Modano skips meeting; USA Hockey responds to claims
TORINO, Italy -- After the U.S. quarterfinal loss to Finland, Dallas Stars captain Mike Modano made headlines with his comments that, among other things, USA Hockey hadn't looked after its players adequately.
Then, on Thursday, Modano packed up his stuff and left Italy on Thursday morning, skipping a final meeting with his Olympic teammates. USA Hockey spokesman Dave Fischer said Modano was the only member of the 23-player squad not to gather at the arena where the Americans were knocked out by Finland. Modano caught a flight home Thursday. The rest of the team was scheduled to leave Friday morning, before the start of the weekend's medal-round games.
USA Hockey executive director Dave Ogrean told ESPN.com the organization had received no complaints from any other players regarding the handling of the team.
Modano raised three issues: tickets, housing and air travel.
In terms of housing, USA Hockey officials put together a list of options for players' families (the team stays in the athletes' village), including contact information for housing brokers, tour operators, U.S. Olympic Committee travel partners and Torino organizers' travel partners, Ogrean said.
"Not every athlete wants the same thing," he said. "We didn't get any negative feedback from the players at that time."
As for the tickets to games, Ogrean said USA Hockey asked every player what his needs were going to be, given the size of their respective groups.
"We met their requirements for tickets for every single player's family for every single game," Ogrean said.
The one thing USA Hockey did not do was charter a flight for the players' families. This was no doubt a sore point for some American players, who quietly complained about the cost and hassle of booking flights for their entourages.
Team Canada, for instance, brought its entire team and everyone's families over to Torino on a charter flight, although they now appear to be stuck in Torino for the duration of the games because they can't get the charter to come back early.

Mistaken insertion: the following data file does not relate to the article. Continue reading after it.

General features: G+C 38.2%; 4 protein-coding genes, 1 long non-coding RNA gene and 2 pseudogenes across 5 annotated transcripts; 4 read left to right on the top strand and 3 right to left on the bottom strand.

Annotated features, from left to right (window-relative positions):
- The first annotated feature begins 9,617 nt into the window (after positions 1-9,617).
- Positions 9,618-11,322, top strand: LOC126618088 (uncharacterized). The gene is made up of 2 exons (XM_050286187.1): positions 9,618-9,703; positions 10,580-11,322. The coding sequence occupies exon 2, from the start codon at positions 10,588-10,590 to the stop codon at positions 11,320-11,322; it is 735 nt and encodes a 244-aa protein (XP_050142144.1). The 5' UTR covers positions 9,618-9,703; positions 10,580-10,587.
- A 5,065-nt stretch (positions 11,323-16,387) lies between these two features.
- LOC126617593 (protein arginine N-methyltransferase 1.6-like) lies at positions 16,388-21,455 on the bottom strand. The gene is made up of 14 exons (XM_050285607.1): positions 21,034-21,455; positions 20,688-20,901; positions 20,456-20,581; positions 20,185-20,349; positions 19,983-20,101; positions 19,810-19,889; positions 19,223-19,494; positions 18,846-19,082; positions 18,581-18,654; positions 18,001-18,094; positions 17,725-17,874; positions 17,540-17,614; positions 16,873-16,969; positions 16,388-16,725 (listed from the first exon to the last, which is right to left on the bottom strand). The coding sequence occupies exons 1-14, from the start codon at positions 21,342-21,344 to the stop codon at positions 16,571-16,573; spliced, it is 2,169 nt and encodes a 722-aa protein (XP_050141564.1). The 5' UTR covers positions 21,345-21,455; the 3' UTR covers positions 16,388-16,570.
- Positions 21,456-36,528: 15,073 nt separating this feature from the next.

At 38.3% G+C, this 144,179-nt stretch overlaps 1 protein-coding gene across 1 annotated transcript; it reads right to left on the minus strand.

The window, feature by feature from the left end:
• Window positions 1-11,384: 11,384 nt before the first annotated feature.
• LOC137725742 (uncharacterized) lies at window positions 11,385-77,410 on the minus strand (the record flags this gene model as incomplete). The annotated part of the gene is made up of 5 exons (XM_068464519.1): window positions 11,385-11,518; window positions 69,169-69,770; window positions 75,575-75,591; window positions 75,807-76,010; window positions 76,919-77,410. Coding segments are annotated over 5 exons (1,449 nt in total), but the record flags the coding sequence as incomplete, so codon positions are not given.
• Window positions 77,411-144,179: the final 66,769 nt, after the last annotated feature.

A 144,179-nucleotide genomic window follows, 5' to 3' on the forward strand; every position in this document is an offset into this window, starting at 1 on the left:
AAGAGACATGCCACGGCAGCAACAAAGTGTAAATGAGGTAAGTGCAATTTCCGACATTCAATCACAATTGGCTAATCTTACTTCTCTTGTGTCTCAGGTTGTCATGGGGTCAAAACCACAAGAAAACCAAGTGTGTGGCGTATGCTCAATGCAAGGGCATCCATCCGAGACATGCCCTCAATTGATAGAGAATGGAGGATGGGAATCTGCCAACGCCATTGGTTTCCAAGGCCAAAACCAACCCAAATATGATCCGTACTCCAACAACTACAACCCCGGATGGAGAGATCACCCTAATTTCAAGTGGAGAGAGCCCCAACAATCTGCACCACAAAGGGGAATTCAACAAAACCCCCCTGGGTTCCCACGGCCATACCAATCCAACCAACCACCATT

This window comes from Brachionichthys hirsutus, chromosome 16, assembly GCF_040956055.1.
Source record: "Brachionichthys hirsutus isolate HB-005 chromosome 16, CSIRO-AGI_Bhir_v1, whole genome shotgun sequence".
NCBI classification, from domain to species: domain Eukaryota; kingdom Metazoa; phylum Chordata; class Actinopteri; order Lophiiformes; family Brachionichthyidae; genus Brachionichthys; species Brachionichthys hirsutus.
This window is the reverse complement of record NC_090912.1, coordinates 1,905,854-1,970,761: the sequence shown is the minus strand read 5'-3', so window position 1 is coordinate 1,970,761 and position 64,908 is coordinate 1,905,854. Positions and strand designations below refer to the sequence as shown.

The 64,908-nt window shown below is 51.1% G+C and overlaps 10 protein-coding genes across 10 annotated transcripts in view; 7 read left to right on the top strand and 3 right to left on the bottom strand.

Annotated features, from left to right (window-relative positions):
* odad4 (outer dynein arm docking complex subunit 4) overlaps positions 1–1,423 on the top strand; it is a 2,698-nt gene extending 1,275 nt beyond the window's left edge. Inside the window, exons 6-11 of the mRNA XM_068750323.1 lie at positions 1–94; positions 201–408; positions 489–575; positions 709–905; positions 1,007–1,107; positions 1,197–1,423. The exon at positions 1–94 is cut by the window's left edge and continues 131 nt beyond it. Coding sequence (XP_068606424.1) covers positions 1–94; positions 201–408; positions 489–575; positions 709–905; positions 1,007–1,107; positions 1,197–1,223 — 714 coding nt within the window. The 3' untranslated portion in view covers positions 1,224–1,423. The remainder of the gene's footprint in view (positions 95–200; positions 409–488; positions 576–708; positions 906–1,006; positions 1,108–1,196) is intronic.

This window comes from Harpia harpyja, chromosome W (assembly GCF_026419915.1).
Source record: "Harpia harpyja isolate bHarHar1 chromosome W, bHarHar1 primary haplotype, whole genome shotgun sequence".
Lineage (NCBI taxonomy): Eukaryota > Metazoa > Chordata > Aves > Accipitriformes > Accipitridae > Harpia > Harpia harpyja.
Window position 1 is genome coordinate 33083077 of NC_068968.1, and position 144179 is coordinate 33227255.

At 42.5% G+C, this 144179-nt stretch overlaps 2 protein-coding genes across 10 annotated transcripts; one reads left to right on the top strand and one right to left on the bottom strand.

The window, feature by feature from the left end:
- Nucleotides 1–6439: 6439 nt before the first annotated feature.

"We can't always do what Canada does," Ogrean said. "On the airplane thing, they were on their own."
Can team services be better?
Ogrean said that when the 2010 Olympics roll around in Vancouver, there will undoubtedly be improvements, in part because organizers will have more time to plan because the event will be in North America.
Ogrean admitted he was disappointed in Modano's comments, which suggested that the organization needs some new blood. Ogrean called Modano "one of the greatest American players ever" and suggested that the comments might have been born out of the frustration of being ousted in the quarterfinals.
How bad was Canada's offense at the Olympic tournament? Brad Richards was the team's leading scorer with four points. Three Italian players, Tony Iob, Giorgio de Bettin and John Parco, had four points, as well. And they played one game fewer.
For Vancouver Canucks GM Dave Nonis and head coach Marc Crawford, the end of the Olympics can't come soon enough.
Already without the services of Ed Jovanovski, who had surgery to repair a sports hernia, the Canucks' blue line corps has been decimated in recent days.
Sami Salo, who has been a pleasant surprise for the Canucks, isn't expected to play for the Finns in the semifinal game because of a badly bruised (some said separated) shoulder. The injury was incurred when Salo ran into a teammate during a line change. The Canucks also will be without Mattias Ohlund for a week to 10 days after he suffered a rib injury in Sweden's game against the Swiss. He, too, will miss semifinal action.
Russian GM Pavel Bure recalled the feeling on the Russian team that won silver in 1998, losing a nail-biter to the Czech Republic in the gold medal game. Bure said the team was so close that players solemnly shook hands with each other at the end of the tournament because they were thankful for the opportunity to have played with each other. "I was trying to transfer that '98 to here," Bure said.
Asked whether he thought the Russians were playing so well because many of the young Russians grew up idolizing Bure when he played, he said: "It's not that they're playing for me or my team. They're playing for their country."
Scott Burnside is an NHL writer for ESPN.com.
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